Orange is at a critical junction and local farms are in the forefront of a fight to aid in the Town's future health.

One way to assess our community is by its environmental health. Particularly important are development trends. Meadowbrook Farm owned by Jim and Sharon Ewen, Lambert and Tyler City Roads (also known as Shamrock Farm for Jim Zeoli's nursery stock and produce stand) is one parcel which can contribute to the community or be lost to development forever.

Land use is so closely tied to our wellbeing that most people now realize that our short life on this biotic enterprise comes with an ethical responsibility. Yet there are many people who have not realized the impact of local actions. Zoning decisions impact habitat, biodiversity and ecosystem services but have not been given any weight in decision making. If not considered then there will be no parcels left for natural system functions.

When the unseen impact of development is considered most building lots consume and cost the community nearly twice the visible impacts. In Orange most lots are used for residential development, consume land faster, and by design, are low density large-lot construction. The outcome is a shortage of senior housing, large square-foot construction, and permanent forest and habitat corridor loss.

Why did the Town increase lot size for residential development? It was argued that by increasing lot size there will be fewer residential development units. But consider the cost. Increased lot size allows for larger houses to be built and obviously consumes land faster; just the opposite of what is needed. Nor would it make sense to increase the lot size to two, three or even five acres so that we increasingly fragment watersheds. Simply, the logic of larger lot size is contradicting. Household sizes are shrinking while homes are getting bigger meaning more resources are being consumed per person. Not just familiar ones like energy but the nonmarket resources.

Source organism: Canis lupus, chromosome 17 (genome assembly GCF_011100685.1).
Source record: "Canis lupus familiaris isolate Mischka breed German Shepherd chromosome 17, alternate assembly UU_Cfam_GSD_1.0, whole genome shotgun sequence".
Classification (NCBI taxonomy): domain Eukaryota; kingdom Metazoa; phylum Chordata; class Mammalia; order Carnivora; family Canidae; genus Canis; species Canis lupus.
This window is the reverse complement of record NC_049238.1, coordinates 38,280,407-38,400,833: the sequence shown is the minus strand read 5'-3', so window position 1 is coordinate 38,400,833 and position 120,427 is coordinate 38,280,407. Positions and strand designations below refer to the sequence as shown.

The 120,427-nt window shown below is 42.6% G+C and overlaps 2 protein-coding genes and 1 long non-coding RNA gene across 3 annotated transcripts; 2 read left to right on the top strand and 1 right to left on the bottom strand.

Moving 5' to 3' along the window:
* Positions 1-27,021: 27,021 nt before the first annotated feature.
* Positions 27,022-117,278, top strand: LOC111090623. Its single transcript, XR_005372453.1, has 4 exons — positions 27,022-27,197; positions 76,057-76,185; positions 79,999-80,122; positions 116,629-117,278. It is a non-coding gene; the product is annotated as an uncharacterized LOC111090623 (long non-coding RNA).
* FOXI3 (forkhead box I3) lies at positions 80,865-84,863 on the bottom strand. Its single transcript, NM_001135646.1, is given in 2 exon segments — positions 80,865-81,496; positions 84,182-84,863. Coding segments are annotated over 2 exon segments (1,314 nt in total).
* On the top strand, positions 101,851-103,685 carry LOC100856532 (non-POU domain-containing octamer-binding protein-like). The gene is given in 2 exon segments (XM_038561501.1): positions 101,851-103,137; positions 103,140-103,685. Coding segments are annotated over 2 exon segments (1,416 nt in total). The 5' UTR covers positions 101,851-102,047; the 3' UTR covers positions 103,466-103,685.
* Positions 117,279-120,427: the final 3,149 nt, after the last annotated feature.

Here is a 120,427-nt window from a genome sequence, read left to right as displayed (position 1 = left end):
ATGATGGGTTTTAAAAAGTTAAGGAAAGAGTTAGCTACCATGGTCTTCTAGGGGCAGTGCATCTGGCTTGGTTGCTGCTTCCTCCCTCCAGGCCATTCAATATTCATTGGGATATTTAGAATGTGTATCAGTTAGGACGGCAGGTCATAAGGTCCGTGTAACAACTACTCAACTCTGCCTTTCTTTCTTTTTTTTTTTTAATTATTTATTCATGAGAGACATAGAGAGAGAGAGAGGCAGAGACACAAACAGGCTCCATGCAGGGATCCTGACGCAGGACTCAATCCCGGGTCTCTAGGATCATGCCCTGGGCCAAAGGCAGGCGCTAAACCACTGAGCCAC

Affordability is an issue too as demand for housing increases so does demand for land. As land prices increase ($400,000 for an acre on Lambert Road) there is a need for developers to build larger houses to generate the same return on investment. Developers propose large number of units on parcels as land prices increase but Town zoning regulations steer them in another direction consuming the remaining land faster and for the benefit of only a few people not the community.

What can be done?

Buy the farms; funded locally via the $2 million open space bond issue of 2004 and from the state ($5.5 million for CT's Open Space and Watershed Land Acquisition Grant program) and national sources.

Call for meaningful land use by the Town's Plan for Development to be updated this year. Mandate conservation bylaws, ordinances and regulations especially for all zoning decisions so as to consider the nonmarket value of ecosystems, biodiversity, and habitats.

Charles R. Waskiewicz is a resident of Orange.